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Discussion Starter #1
I purchased a used pair of these off the forums here. Install wasn't too bad. I adjusted 3/4 struts to the stiffest setting, however the last one seems to be rusted tight and not adjustable at all. Because of this it seems that I'm getting a lot of travel on bumpy roads causing me to rub that one side more even with a 1.5 inch gap between the tire and fender. I know the easy solution would be to just raise it up more, but how else would I go about breaking it loose to adjust it to full stiff?

Also should I do something regarding adjusting the height from the spring?
 

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I purchased a used pair of these off the forums here. Install wasn't too bad. I adjusted 3/4 struts to the stiffest setting, however the last one seems to be rusted tight and not adjustable at all. Because of this it seems that I'm getting a lot of travel on bumpy roads causing me to rub that one side more even with a 1.5 inch gap between the tire and fender. I know the easy solution would be to just raise it up more, but how else would I go about breaking it loose to adjust it to full stiff?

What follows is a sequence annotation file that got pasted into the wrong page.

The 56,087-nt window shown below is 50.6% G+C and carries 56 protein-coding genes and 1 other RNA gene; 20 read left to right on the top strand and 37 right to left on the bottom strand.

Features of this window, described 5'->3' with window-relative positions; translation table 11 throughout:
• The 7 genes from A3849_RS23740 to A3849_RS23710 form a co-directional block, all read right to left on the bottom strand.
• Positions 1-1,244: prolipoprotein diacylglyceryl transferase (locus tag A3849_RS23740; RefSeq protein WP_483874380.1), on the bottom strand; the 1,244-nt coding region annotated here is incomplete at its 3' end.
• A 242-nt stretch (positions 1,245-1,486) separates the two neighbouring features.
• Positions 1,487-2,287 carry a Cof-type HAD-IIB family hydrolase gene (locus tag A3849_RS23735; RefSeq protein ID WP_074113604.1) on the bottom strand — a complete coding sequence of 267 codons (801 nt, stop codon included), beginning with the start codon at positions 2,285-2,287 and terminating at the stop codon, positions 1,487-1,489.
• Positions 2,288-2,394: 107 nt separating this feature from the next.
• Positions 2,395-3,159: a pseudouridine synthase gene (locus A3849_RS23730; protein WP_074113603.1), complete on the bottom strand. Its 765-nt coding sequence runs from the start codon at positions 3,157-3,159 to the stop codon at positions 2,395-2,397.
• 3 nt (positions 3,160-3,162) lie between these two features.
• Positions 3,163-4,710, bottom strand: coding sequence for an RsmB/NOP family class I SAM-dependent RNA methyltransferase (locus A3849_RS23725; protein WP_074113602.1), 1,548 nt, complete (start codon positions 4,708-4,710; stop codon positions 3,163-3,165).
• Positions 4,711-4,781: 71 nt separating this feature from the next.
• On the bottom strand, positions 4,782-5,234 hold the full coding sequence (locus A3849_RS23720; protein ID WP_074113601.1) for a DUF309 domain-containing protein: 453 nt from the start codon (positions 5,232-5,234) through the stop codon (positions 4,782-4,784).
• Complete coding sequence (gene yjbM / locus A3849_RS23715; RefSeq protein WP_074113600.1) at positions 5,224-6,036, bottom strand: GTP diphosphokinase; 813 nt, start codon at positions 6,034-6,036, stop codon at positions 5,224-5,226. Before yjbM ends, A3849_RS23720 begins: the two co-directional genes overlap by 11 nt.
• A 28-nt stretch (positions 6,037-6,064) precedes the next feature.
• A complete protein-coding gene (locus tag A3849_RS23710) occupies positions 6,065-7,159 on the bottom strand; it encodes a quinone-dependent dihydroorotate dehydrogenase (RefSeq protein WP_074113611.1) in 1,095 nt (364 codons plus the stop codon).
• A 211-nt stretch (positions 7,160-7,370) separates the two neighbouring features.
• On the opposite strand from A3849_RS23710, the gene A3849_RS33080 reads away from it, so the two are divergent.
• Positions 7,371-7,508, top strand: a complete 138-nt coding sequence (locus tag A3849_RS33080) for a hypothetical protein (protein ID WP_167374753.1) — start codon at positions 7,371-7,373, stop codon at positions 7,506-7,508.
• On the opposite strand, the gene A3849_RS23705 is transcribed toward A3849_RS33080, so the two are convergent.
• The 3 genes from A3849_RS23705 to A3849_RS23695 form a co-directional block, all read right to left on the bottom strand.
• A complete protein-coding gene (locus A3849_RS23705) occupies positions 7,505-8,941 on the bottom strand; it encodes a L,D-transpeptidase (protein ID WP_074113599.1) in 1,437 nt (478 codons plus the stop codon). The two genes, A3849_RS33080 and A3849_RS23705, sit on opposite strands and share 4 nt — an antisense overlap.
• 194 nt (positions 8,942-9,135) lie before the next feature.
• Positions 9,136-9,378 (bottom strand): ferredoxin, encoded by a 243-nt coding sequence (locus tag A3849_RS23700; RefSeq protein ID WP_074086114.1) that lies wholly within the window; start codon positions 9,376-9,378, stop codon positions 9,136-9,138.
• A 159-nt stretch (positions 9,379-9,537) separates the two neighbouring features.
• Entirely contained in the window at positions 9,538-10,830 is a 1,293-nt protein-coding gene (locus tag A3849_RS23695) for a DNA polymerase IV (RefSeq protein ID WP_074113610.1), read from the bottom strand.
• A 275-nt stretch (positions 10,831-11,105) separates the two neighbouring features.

Also should I do something regarding adjusting the height from the spring?
Well that sucks. Seems to be a common thing with coilovers; not performing the extra maintenance that comes along with them. This is why you often see coilovers for sale with disclaimers like cannot be adjusted for height, the dampening is stuck, etc. It's also why I shake my head when people suggest coilovers offhandedly when people make "what mods should I get" type posts. The threads, particualry near the locking nuts have to be kept relatively clean and definitely have to be lubed; not only on the outside, but all the bearings/pillow balls (if equipped) on the inside. I digress.